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Emigration clearance racket suspected

By G Anand

THIRUVANANTHAPURAM, FEB. 25. The Emigration check-post authorities at the international airport here are suspecting the existence of a "network of middlemen" who illegally recruit women for employment as housemaids in countries in the Gulf.

In 2003, the Central Government had banned the recruitment of women under the age of 30 for employment as house maids in the Gulf countries following reports of sexual harassment, violation of labour laws and human rights abuse.

In the case of women above the age of 30, the Central Government ordered that Emigration clearance be given only to those having their work agreement, sponsorship declaration and job visa attested by the Indian Embassy in the country where they are to be employed.

Passports forged

This year, the Emigration department stopped scores of women bound for the Gulf to be employed as domestic helps on the ground that their travel documents were not in order. In some cases, it was found that the emigration clearance seal of the Protector of Emigrants (POE) affixed on the passports were forged.

On being questioned, several women told Emigration authorities that they had paid Rs. 20,000 or more to certain agents for procuring the job visa and getting emigration clearance to travel to the Gulf.

"The job mentioned in the visa would be that of a baby sitter, beautician, tailor or home nurse. This is a ploy often employed by middlemen to circumvent the law against recruiting women under the age of 30 for employment as house maids in the Gulf," an Emigration official said.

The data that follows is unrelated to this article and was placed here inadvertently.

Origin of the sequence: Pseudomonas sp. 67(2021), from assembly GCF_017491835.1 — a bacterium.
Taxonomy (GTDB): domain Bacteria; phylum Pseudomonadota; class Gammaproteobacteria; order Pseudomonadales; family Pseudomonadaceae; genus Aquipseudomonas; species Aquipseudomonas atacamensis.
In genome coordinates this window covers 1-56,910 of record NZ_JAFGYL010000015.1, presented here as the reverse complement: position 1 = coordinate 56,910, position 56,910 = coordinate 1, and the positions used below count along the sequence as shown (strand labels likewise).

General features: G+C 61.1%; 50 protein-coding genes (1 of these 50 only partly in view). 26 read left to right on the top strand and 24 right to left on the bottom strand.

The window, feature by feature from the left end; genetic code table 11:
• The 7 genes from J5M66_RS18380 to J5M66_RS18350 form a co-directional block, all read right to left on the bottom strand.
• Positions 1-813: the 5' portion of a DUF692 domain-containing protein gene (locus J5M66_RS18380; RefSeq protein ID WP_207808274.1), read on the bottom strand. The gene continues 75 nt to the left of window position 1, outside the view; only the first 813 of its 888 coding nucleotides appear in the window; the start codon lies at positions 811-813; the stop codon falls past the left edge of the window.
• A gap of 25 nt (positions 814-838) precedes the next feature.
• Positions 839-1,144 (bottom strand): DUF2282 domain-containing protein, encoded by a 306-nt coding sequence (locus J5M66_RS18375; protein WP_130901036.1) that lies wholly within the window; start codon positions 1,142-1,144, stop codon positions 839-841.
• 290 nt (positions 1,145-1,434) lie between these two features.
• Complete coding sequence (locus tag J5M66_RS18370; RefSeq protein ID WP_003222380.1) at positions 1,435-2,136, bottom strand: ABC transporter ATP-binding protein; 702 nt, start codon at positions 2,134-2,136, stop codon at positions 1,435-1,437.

The National Women's Commission had reported to the Central Government that many of the women reaching the Gulf through such racketeers were being pushed into the sex trade. The Emigration department had also prevented the travel of several women who had procured visit visas to Gulf countries though they were uneducated and came from poor backgrounds.

Crime Branch probe

The Crime Branch police are separately investigating some recent complaints of women employed as housemaids being sexually exploited in the Gulf. The police are trying to identify their sponsors in the Gulf and blacklist them to prevent further exploitation of women. A Crime Branch official said there was huge demand for housemaids in the Gulf and a job visa in this category could be got free. However, a set of middlemen procures the visas and sell it to women hailing from the poorer sections of society in the State. Senior police officials suspect that that certain corrupt elements in the Emigration department have a stake in the racket.

This year, two Sub-Inspectors attached to the Emigration check-post in Thiruvananthapuram airport were suspended on the charge of "grave dereliction of duty." Three other officials were repatriated to their parent units on the ground that they were "unfit" for Emigration duty. Emigration authorities here arrested 73 persons in 2003 on the charge of attempting to travel to foreign countries using fake documents. In 2004, as many as 78 persons were arrested on similar charges.

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